What is Dissolved Oxygen?
Dissolved oxygen refers to the level of free, non-compound oxygen present in water or other liquids. It is an important parameter in assessing water quality because of its influence on the organisms living within a body of water. In limnology (the study of lakes), dissolved oxygen is an essential factor second only to water itself ¹. A dissolved oxygen level that is too high or too low can harm aquatic life and affect water quality.
Non-compound oxygen, or free oxygen (O2), is oxygen that is not bonded to any other element. Dissolved oxygen is the presence of these free O2 molecules within water.The bonded oxygen molecule in water (H2O) is in a compound and does not count toward dissolved oxygen levels. One can imagine that free oxygen molecules dissolve in water much the way salt or sugar does when it is stirred ².
Dissolved Oxygen and Aquatic Life
Dissolved oxygen is necessary to many forms of life including fish, invertebrates, bacteria and plants. These organisms use oxygen in respiration, similar to organisms on land. Fish and crustaceans obtain oxygen for respiration through their gills, while plant life and phytoplankton require dissolved oxygen for respiration when there is no light for photosynthesis 4. The amount of dissolved oxygen needed varies from creature to creature. Bottom feeders, crabs, oysters and worms need minimal amounts of oxygen (1-6 mg/L), while shallow water fish need higher levels (4-15 mg/L)⁵.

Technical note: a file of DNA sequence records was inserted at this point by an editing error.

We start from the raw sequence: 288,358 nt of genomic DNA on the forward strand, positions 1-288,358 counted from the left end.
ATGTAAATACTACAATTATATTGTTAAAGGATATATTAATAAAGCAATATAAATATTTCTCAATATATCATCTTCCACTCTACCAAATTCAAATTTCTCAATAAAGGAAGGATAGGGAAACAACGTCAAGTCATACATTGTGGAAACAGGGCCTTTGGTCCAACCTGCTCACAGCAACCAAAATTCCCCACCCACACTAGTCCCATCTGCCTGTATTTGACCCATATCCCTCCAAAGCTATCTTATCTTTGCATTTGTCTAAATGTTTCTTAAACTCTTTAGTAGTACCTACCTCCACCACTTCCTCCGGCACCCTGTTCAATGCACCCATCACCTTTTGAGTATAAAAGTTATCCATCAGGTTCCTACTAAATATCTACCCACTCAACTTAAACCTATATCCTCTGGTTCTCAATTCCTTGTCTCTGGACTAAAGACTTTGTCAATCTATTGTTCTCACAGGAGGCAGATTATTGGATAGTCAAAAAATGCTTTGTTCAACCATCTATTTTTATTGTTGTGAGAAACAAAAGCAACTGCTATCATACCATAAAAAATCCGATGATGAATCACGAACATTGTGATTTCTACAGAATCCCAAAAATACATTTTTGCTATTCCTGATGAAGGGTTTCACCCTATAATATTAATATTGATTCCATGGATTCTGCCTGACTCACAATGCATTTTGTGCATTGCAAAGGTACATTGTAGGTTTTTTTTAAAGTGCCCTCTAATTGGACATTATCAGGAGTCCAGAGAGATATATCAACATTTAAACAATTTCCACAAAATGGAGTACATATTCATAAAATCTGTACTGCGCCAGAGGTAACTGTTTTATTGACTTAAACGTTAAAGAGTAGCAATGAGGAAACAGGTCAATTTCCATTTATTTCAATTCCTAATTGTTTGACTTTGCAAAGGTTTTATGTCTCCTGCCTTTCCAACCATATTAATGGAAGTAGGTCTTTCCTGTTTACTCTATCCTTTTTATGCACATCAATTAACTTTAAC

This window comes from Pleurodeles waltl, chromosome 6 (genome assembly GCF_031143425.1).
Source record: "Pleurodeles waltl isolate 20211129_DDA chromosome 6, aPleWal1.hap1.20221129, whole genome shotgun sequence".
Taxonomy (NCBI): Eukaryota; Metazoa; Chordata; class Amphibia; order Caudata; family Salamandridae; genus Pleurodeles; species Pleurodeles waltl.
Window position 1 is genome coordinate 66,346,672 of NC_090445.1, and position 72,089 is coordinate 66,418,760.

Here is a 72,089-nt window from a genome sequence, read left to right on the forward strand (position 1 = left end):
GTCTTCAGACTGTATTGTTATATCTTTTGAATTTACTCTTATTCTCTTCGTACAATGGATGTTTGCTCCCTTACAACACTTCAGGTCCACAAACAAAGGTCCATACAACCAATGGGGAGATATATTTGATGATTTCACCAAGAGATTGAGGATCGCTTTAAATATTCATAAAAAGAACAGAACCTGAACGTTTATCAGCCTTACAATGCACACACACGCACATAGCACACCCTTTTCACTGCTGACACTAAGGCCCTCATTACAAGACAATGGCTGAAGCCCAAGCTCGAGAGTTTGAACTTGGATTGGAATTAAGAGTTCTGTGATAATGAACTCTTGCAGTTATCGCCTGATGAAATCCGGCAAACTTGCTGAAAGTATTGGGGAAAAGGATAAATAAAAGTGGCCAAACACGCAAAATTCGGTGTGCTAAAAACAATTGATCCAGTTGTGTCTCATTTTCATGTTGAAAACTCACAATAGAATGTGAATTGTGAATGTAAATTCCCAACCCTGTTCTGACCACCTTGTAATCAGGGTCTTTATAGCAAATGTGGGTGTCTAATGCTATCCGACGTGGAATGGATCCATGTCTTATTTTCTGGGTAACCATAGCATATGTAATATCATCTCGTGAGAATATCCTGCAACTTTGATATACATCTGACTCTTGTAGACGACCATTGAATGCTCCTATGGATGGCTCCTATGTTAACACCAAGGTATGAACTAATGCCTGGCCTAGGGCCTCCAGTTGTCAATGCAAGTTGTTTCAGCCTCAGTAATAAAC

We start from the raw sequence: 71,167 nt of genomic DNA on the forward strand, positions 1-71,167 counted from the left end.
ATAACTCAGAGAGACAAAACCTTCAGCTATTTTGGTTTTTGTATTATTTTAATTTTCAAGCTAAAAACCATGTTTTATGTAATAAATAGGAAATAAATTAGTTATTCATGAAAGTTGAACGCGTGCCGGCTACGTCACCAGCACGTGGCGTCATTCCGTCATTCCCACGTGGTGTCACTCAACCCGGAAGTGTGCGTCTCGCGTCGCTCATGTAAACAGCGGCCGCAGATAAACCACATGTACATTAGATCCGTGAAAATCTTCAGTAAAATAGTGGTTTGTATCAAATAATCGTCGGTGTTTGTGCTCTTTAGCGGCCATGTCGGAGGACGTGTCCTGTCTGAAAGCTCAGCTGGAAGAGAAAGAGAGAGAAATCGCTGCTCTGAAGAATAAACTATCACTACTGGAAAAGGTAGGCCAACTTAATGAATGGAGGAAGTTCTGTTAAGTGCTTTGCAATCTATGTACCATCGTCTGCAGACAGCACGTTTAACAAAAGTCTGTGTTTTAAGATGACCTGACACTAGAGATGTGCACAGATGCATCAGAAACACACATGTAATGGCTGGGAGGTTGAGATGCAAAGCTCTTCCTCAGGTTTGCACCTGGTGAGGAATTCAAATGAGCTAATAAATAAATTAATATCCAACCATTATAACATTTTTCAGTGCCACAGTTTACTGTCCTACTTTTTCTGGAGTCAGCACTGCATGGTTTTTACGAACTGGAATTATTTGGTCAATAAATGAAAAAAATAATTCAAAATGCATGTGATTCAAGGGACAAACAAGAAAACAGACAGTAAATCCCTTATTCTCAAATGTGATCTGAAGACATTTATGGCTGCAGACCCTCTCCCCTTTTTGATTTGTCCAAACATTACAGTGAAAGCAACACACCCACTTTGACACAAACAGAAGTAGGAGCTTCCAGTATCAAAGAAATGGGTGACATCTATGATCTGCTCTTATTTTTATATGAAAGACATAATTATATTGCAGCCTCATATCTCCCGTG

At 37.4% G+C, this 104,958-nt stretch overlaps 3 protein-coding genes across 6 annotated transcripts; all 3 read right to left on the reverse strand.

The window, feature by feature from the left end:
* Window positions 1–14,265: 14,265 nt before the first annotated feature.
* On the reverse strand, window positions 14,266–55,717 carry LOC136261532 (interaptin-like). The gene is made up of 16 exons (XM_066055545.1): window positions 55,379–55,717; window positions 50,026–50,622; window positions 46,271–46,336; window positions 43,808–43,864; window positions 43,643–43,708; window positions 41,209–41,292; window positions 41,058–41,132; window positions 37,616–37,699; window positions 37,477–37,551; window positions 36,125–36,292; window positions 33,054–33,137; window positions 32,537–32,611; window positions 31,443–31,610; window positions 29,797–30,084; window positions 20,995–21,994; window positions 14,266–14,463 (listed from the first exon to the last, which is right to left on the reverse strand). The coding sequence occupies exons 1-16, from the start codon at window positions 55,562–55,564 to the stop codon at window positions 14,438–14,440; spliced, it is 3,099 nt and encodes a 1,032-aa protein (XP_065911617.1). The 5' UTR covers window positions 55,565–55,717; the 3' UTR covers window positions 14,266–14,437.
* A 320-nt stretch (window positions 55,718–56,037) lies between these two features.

Microbes such as bacteria and fungi also require dissolved oxygen. These organisms use DO to decompose organic material at the bottom of a body of water. Microbial decomposition is an important contributor to nutrient recycling. However, if there is an excess of decaying organic material (from dying algae and other organisms), in a body of water with infrequent or no turnover (also known as stratification), the oxygen at lower water levels will get used up quicker ⁶.
Dissolved oxygen is important to many forms of aquatic life.
Where Does DO Come From?
Dissolved oxygen enters water through the air or as a plant byproduct. From the air, oxygen can slowly diffuse across the water’s surface from the surrounding atmosphere, or be mixed in quickly through aeration, whether natural or man-made 7. The aeration of water can be caused by wind (creating waves), rapids, waterfalls, ground water discharge or other forms of running water. Man-made causes of aeration vary from an aquarium air pump to a hand-turned waterwheel to a large dam.